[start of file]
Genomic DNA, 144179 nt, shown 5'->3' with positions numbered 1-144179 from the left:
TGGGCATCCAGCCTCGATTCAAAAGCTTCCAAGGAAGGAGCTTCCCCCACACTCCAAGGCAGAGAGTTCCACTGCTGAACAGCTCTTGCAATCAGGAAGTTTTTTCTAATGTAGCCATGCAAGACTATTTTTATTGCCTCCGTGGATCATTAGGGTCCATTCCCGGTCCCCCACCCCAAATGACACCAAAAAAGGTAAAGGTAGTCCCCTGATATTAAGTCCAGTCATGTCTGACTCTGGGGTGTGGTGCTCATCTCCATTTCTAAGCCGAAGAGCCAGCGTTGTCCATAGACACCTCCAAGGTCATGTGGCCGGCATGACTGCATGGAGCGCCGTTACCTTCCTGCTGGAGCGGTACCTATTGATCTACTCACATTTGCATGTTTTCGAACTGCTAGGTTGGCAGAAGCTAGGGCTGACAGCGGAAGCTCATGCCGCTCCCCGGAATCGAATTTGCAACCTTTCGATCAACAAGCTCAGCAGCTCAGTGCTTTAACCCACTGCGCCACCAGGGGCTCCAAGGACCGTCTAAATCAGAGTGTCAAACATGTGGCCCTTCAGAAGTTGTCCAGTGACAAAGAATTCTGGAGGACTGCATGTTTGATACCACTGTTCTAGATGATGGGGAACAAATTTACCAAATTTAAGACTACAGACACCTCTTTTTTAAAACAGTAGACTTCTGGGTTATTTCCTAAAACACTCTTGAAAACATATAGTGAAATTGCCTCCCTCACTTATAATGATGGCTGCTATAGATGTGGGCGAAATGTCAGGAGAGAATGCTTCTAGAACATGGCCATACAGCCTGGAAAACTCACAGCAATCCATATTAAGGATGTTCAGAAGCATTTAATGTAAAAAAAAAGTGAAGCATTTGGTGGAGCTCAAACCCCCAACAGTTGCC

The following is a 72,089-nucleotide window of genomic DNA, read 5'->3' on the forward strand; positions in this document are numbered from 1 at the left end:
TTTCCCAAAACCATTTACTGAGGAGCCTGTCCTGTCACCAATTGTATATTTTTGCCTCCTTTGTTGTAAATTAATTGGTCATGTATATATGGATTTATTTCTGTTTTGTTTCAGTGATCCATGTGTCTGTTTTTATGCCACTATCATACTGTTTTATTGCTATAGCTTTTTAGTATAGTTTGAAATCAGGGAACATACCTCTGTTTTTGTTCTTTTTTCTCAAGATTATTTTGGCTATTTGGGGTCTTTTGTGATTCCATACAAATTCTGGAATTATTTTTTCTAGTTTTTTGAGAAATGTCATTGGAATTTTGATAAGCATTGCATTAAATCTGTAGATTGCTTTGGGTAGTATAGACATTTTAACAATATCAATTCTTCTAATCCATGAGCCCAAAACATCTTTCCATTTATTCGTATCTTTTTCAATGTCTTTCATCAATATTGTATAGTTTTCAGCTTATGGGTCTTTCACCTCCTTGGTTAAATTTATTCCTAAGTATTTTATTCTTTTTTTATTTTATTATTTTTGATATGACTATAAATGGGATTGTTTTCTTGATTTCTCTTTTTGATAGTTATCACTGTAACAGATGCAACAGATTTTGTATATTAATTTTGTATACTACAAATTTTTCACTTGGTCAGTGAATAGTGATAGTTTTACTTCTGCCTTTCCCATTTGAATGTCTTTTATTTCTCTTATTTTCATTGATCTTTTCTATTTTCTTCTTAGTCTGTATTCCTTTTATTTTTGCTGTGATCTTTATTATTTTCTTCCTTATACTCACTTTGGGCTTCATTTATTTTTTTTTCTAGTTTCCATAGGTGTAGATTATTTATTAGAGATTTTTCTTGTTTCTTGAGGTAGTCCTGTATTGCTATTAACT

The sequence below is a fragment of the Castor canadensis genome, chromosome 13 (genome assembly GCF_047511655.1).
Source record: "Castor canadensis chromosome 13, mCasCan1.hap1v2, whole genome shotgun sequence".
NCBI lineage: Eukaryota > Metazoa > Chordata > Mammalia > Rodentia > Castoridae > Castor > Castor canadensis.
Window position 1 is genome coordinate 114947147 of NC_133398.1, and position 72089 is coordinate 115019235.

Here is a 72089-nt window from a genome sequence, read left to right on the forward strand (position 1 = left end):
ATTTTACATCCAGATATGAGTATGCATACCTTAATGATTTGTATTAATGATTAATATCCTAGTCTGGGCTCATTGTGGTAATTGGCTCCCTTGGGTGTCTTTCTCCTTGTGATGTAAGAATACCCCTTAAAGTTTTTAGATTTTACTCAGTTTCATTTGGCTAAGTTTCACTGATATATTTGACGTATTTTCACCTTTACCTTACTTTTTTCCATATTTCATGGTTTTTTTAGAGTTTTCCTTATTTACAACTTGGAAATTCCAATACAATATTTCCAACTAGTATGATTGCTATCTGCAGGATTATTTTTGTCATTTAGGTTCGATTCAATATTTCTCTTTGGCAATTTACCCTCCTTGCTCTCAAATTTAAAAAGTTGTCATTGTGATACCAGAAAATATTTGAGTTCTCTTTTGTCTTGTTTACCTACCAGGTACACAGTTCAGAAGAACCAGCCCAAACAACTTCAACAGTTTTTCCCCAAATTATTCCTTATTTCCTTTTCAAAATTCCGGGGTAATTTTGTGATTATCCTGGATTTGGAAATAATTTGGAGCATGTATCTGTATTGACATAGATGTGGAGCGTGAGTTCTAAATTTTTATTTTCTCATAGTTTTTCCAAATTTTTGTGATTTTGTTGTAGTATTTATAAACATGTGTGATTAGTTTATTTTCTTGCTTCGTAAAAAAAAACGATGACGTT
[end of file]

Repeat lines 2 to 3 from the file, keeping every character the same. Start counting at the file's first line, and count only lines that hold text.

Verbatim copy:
TGGGCATCCAGCCTCGATTCAAAAGCTTCCAAGGAAGGAGCTTCCCCCACACTCCAAGGCAGAGAGTTCCACTGCTGAACAGCTCTTGCAATCAGGAAGTTTTTTCTAATGTAGCCATGCAAGACTATTTTTATTGCCTCCGTGGATCATTAGGGTCCATTCCCGGTCCCCCACCCCAAATGACACCAAAAAAGGTAAAGGTAGTCCCCTGATATTAAGTCCAGTCATGTCTGACTCTGGGGTGTGGTGCTCATCTCCATTTCTAAGCCGAAGAGCCAGCGTTGTCCATAGACACCTCCAAGGTCATGTGGCCGGCATGACTGCATGGAGCGCCGTTACCTTCCTGCTGGAGCGGTACCTATTGATCTACTCACATTTGCATGTTTTCGAACTGCTAGGTTGGCAGAAGCTAGGGCTGACAGCGGAAGCTCATGCCGCTCCCCGGAATCGAATTTGCAACCTTTCGATCAACAAGCTCAGCAGCTCAGTGCTTTAACCCACTGCGCCACCAGGGGCTCCAAGGACCGTCTAAATCAGAGTGTCAAACATGTGGCCCTTCAGAAGTTGTCCAGTGACAAAGAATTCTGGAGGACTGCATGTTTGATACCACTGTTCTAGATGATGGGGAACAAATTTACCAAATTTAAGACTACAGACACCTCTTTTTTAAAACAGTAGACTTCTGGGTTATTTCCTAAAACACTCTTGAAAACATATAGTGAAATTGCCTCCCTCACTTATAATGATGGCTGCTATAGATGTGGGCGAAATGTCAGGAGAGAATGCTTCTAGAACATGGCCATACAGCCTGGAAAACTCACAGCAATCCATATTAAGGATGTTCAGAAGCATTTAATGTAAAAAAAAAGTGAAGCATTTGGTGGAGCTCAAACCCCCAACAGTTGCC

The following is a 72,089-nucleotide window of genomic DNA, read 5'->3' on the forward strand; positions in this document are numbered from 1 at the left end: